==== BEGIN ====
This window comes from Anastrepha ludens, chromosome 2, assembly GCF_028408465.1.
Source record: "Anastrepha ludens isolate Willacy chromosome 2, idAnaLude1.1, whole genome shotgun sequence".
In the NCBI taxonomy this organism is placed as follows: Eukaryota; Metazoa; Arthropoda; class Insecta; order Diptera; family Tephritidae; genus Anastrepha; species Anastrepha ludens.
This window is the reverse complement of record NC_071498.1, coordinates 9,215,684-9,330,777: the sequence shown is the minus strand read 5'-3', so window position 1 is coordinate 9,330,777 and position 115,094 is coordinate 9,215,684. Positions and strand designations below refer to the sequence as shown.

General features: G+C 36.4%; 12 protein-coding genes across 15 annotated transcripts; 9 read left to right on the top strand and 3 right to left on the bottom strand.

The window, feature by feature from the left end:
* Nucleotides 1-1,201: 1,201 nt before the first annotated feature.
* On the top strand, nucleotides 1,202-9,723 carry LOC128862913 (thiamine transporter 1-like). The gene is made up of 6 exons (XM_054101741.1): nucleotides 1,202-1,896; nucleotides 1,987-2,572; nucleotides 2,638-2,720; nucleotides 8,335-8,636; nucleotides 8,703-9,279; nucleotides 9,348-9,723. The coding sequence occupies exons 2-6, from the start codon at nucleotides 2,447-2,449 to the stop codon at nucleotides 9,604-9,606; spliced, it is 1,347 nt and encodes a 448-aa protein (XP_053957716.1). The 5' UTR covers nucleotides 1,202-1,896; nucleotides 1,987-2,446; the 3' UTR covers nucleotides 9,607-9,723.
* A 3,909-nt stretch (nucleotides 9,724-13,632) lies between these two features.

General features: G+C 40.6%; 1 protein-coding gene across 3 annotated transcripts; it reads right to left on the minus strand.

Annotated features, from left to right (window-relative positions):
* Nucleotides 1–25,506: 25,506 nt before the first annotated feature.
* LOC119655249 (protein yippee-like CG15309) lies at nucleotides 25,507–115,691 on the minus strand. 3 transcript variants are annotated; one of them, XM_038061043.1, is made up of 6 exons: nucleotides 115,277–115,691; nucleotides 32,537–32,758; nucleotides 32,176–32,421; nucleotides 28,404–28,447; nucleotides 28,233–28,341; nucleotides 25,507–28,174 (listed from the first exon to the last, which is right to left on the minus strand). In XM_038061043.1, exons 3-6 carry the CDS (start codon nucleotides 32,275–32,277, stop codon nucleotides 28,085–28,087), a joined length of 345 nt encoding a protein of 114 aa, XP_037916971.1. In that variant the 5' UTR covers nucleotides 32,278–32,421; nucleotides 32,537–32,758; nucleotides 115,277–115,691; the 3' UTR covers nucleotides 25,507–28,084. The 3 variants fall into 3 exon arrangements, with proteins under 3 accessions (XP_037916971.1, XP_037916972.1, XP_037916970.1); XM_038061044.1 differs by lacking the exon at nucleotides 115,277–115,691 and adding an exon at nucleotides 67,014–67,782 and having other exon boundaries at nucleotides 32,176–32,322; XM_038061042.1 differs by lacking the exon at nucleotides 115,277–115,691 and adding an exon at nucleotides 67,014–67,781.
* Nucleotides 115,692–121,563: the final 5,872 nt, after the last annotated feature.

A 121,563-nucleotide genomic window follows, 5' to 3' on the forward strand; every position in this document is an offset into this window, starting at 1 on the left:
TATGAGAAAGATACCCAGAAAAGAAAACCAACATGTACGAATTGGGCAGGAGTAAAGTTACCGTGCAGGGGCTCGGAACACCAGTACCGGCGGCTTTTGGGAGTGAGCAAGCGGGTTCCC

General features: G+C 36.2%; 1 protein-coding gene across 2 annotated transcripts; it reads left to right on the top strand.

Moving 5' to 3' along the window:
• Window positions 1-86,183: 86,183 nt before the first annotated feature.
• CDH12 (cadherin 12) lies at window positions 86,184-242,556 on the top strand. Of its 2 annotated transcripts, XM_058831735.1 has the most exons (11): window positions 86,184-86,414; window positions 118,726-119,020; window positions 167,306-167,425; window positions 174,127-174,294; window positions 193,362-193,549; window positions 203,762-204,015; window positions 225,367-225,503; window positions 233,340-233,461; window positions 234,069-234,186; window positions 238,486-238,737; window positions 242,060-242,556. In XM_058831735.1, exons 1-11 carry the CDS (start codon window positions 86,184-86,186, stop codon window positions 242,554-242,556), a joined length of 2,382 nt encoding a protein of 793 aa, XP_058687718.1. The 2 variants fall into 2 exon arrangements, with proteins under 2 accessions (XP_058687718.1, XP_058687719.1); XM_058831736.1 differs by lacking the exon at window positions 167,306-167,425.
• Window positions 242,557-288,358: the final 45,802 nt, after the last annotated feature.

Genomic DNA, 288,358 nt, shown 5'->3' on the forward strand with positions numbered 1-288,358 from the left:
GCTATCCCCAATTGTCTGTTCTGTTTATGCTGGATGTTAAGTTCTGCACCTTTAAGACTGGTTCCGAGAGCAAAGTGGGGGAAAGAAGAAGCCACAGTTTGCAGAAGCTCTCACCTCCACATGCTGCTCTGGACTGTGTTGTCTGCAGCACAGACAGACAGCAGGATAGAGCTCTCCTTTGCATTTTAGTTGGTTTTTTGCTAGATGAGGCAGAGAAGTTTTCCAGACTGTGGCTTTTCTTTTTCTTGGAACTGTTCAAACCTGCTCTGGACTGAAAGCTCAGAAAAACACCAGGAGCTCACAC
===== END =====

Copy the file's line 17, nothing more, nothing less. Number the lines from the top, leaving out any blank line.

General features: G+C 36.2%; 1 protein-coding gene across 2 annotated transcripts; it reads left to right on the top strand.